Two charged in shooting of Navy SEALs on Guam
January 3, 2004
Two men face preliminary hearings Monday in the Christmas Day shootings of two Navy SEALs on Guam.
Michael Sungho Robertson, 24, and Romano Jon Santos, 29, were charged Dec. 26 with two counts each of second-degree aggravated assault and third-degree aggravated assault.
Second-degree aggravated assault charges can be filed when a weapon is used during the commission of a felony.
Their preliminary hearings are scheduled for 4 p.m. Monday in the Superior Court of Guam courthouse in Hagatna.
The men originally were jailed in a Guam Department of Corrections facility on a $5,000 cash bail, court officials said Wednesday.
Officials were unable to determine Wednesday if the men had posted bail.
Navy officials say at least one Special Warfare Unit 1 sailor remains hospitalized due to a gunshot wound.
U.S. Naval Forces Marianas spokeswoman Lt. Thurraya Kent said Wednesday she couldn’t release the names of the SEALs — the acronym comes from Sea, Air and Land, the Navy’s Special Warfare units — involved in the shooting, but she confirmed one is hospitalized in San Diego.
The two sailors originally were taken to Naval Hospital Guam for treatment, she said.
Both were admitted, but one was transferred to a Navy hospital in San Diego for specialized treatment.
The second injured sailor was released from the hospital Saturday morning, she said.
Two other sailors involved in the shooting were not injured.
All four sailors are assigned to Special Warfare Unit 1 based in San Diego but deployed to Guam, Kent said.
The shooting occurred off base; both Guam police and Naval Criminal Investigative Services are investigating.
Police believe the shooting followed a heated argument between one of the sailors and the defendants at Bari Bari Restaurant, court officials said.
The sailors tried to leave the restaurant after learning the defendants had a gun.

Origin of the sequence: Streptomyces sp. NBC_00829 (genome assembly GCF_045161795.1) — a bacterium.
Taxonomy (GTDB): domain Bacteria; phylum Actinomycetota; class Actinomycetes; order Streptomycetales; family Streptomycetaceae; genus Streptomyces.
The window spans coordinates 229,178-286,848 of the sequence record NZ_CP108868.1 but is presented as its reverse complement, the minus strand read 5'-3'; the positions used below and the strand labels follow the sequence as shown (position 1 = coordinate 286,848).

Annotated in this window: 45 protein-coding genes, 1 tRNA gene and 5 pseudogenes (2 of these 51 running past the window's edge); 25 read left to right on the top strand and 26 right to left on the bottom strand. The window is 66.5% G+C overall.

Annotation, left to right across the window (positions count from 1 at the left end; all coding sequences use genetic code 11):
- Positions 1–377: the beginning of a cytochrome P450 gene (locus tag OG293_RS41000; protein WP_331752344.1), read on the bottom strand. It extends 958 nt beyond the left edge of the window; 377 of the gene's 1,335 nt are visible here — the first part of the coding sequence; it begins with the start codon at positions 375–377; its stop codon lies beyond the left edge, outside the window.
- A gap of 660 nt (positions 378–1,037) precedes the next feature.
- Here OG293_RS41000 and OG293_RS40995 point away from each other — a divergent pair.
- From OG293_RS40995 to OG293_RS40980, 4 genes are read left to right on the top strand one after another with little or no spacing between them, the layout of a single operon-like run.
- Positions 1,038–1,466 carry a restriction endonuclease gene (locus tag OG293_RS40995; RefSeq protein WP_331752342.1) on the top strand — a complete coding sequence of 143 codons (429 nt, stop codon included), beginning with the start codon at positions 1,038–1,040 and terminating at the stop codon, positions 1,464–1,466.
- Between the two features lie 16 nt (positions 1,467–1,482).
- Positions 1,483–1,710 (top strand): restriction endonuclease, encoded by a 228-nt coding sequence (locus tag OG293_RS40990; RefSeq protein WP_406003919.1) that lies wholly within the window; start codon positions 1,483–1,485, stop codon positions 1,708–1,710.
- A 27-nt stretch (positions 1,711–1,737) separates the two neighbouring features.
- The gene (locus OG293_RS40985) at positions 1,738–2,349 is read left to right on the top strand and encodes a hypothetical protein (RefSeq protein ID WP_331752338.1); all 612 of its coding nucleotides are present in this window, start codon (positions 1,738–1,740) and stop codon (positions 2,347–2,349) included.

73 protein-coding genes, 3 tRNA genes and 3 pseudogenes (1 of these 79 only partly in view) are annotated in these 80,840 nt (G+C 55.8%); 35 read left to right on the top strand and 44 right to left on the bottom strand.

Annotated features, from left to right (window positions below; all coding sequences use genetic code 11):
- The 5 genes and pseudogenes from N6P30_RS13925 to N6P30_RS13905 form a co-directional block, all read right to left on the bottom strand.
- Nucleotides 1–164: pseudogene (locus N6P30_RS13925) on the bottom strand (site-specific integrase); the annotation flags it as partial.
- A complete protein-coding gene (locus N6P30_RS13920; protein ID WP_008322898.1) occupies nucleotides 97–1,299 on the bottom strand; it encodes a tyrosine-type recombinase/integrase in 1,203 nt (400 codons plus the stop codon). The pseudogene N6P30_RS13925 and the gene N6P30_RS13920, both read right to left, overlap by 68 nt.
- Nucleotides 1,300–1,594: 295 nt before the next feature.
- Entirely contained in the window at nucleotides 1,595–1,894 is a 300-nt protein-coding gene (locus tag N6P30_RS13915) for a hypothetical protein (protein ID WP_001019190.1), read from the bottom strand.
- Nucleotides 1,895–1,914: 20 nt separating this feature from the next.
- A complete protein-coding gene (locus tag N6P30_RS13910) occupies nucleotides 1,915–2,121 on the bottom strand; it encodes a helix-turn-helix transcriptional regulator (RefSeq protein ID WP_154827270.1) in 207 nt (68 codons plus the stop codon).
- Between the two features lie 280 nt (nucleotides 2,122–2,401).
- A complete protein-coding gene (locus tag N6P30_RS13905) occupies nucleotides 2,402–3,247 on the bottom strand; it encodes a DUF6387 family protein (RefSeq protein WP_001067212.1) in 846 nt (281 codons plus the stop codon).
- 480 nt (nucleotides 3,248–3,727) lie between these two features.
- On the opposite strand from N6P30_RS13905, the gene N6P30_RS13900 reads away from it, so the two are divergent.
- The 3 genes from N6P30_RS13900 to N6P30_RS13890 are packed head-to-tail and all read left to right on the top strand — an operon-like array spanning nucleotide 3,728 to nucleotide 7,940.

The sailors were in a taxi leaving the area when a Toyota Camry pulled alongside and at least one of the defendants started firing at them, police said.
Police said they interviewed the taxi driver after the shooting and were told he saw one of the defendants aim a rifle at his car.
The driver told police at least one of his passengers was hit by a bullet and he drove the sailors to Naval Hospital Guam, officials said.
Court documents show one sailor was shot in the face and a second in the back of the neck.
Police say Robertson admitted to shooting at the taxi while Santos drove.
This wasn’t the first time a Pacific sailor was shot in 2003 during a night on the town.
On Oct. 26, Petty Officer 3rd Class Eric S. Heinze, 21, was shot in a Hiroshima, Japan, bar district. Heinze was walking with two other sailors when a motorist opened fire, hitting Heinze, Japanese police said.
Japanese national Tomoyuki Matsumoto, 37, confessed to the shooting, police said. He faces trial Jan. 9 on charges of attempted murder, illegal possession of a firearm and possession of an illegal drug.
Heinze recovered from the gunshot wound and has since returned to the United States.
Matsumoto allegedly told police he shot Heinze because he and his friends walked in front of Matsumoto’s car.
Police said Matsumoto is a former member of an organized crime group in Hiroshima.